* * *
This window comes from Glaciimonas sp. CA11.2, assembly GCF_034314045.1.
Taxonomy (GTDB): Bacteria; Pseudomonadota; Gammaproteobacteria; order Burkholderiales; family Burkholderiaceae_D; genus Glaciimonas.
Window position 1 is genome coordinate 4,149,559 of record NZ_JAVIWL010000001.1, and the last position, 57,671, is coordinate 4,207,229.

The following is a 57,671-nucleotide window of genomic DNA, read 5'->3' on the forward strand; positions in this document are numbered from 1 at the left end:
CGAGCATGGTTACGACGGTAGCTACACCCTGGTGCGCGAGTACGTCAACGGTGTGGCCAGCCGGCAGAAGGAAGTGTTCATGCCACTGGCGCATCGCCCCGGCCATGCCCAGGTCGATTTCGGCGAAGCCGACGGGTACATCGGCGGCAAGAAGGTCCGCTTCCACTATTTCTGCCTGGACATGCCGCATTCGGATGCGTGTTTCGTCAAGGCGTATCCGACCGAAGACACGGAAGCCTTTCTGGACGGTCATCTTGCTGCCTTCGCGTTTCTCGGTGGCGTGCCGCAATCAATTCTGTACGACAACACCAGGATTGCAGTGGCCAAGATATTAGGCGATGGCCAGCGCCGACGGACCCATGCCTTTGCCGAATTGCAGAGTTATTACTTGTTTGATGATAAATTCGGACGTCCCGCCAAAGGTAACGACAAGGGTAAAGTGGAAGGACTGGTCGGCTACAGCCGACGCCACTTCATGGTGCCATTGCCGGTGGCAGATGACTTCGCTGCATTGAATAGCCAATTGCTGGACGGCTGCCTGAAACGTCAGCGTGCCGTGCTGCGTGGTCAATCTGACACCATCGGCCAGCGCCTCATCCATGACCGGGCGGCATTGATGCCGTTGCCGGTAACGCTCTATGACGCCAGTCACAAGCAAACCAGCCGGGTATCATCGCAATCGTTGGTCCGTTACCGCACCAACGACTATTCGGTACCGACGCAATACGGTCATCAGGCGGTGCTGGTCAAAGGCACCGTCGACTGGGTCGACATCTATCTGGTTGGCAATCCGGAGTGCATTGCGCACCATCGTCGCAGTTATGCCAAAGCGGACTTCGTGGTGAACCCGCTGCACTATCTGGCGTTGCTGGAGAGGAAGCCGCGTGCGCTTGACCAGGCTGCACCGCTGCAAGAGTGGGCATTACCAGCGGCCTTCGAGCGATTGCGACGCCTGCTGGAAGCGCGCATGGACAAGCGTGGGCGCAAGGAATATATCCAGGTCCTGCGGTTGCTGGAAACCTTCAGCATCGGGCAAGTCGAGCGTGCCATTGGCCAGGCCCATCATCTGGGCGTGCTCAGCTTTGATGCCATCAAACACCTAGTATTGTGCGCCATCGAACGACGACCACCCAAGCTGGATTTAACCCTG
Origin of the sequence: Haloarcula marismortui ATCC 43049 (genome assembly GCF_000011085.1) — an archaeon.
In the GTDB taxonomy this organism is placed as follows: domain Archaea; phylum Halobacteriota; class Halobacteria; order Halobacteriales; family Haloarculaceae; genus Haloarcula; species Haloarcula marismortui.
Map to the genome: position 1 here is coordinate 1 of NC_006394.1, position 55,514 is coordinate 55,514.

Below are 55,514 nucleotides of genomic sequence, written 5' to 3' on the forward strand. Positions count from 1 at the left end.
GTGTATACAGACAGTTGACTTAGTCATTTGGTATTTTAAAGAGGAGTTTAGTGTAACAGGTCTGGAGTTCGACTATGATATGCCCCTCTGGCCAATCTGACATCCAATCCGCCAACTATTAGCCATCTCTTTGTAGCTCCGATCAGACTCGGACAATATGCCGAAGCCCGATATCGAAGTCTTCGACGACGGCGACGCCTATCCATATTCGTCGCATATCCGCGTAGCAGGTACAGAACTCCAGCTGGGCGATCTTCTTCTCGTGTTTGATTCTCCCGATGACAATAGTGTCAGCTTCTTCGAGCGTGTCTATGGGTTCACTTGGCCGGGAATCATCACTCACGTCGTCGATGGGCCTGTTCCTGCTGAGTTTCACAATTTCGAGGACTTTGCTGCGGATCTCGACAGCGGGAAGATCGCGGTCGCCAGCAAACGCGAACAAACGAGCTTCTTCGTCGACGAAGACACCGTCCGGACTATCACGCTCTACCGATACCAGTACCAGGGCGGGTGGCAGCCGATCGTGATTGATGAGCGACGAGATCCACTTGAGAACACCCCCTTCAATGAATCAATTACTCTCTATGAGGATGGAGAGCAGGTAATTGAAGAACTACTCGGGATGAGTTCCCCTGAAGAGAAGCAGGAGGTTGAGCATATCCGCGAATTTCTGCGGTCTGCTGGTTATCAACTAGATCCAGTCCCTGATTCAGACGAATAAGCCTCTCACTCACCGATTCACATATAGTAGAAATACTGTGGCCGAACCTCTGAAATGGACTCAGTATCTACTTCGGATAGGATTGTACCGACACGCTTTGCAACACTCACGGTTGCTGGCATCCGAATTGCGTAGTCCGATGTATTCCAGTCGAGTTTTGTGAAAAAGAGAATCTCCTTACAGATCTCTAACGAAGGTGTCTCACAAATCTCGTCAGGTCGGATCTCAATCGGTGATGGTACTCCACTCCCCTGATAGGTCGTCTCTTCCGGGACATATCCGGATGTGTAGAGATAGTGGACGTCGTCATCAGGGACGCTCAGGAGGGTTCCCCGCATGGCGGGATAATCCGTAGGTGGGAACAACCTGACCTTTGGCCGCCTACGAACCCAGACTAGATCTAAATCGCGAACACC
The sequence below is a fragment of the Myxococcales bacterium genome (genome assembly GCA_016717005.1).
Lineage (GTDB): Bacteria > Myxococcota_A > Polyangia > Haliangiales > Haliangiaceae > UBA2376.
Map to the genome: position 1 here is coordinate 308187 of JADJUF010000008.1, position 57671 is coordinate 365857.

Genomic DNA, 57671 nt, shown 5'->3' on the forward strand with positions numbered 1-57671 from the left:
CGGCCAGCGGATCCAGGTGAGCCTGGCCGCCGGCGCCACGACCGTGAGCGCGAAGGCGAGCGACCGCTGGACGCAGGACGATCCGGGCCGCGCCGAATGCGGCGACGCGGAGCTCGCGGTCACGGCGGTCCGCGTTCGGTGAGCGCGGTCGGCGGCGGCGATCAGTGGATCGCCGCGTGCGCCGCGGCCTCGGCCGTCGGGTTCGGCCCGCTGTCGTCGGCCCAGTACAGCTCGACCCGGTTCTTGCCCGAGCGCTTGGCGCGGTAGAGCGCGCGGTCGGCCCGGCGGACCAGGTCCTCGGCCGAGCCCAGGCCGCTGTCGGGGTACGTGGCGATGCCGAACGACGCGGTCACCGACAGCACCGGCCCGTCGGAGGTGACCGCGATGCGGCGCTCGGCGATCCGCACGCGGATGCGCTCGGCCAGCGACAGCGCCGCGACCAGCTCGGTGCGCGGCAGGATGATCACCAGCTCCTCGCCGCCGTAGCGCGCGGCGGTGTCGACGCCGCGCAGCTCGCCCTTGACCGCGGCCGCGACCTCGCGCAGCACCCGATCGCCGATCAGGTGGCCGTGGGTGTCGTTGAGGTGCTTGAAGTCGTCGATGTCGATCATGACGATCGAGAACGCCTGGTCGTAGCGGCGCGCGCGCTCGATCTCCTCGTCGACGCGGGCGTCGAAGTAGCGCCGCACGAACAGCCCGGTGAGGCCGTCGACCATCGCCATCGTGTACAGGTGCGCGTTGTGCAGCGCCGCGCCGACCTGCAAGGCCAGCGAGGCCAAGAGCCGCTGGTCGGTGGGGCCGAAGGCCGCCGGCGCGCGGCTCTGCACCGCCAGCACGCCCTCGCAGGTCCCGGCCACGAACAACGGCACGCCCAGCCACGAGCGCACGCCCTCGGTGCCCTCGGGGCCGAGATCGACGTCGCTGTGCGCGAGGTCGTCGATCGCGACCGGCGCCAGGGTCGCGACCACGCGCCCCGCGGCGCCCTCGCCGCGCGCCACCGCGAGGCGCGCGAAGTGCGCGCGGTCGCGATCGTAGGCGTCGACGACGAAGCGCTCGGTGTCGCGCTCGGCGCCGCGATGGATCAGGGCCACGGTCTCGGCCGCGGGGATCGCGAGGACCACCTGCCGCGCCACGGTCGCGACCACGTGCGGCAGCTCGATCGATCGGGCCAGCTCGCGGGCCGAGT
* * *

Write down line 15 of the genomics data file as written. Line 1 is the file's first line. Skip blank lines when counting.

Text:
CGGCCAGCGGATCCAGGTGAGCCTGGCCGCCGGCGCCACGACCGTGAGCGCGAAGGCGAGCGACCGCTGGACGCAGGACGATCCGGGCCGCGCCGAATGCGGCGACGCGGAGCTCGCGGTCACGGCGGTCCGCGTTCGGTGAGCGCGGTCGGCGGCGGCGATCAGTGGATCGCCGCGTGCGCCGCGGCCTCGGCCGTCGGGTTCGGCCCGCTGTCGTCGGCCCAGTACAGCTCGACCCGGTTCTTGCCCGAGCGCTTGGCGCGGTAGAGCGCGCGGTCGGCCCGGCGGACCAGGTCCTCGGCCGAGCCCAGGCCGCTGTCGGGGTACGTGGCGATGCCGAACGACGCGGTCACCGACAGCACCGGCCCGTCGGAGGTGACCGCGATGCGGCGCTCGGCGATCCGCACGCGGATGCGCTCGGCCAGCGACAGCGCCGCGACCAGCTCGGTGCGCGGCAGGATGATCACCAGCTCCTCGCCGCCGTAGCGCGCGGCGGTGTCGACGCCGCGCAGCTCGCCCTTGACCGCGGCCGCGACCTCGCGCAGCACCCGATCGCCGATCAGGTGGCCGTGGGTGTCGTTGAGGTGCTTGAAGTCGTCGATGTCGATCATGACGATCGAGAACGCCTGGTCGTAGCGGCGCGCGCGCTCGATCTCCTCGTCGACGCGGGCGTCGAAGTAGCGCCGCACGAACAGCCCGGTGAGGCCGTCGACCATCGCCATCGTGTACAGGTGCGCGTTGTGCAGCGCCGCGCCGACCTGCAAGGCCAGCGAGGCCAAGAGCCGCTGGTCGGTGGGGCCGAAGGCCGCCGGCGCGCGGCTCTGCACCGCCAGCACGCCCTCGCAGGTCCCGGCCACGAACAACGGCACGCCCAGCCACGAGCGCACGCCCTCGGTGCCCTCGGGGCCGAGATCGACGTCGCTGTGCGCGAGGTCGTCGATCGCGACCGGCGCCAGGGTCGCGACCACGCGCCCCGCGGCGCCCTCGCCGCGCGCCACCGCGAGGCGCGCGAAGTGCGCGCGGTCGCGATCGTAGGCGTCGACGACGAAGCGCTCGGTGTCGCGCTCGGCGCCGCGATGGATCAGGGCCACGGTCTCGGCCGCGGGGATCGCGAGGACCACCTGCCGCGCCACGGTCGCGACCACGTGCGGCAGCTCGATCGATCGGGCCAGCTCGCGGGCCGAGT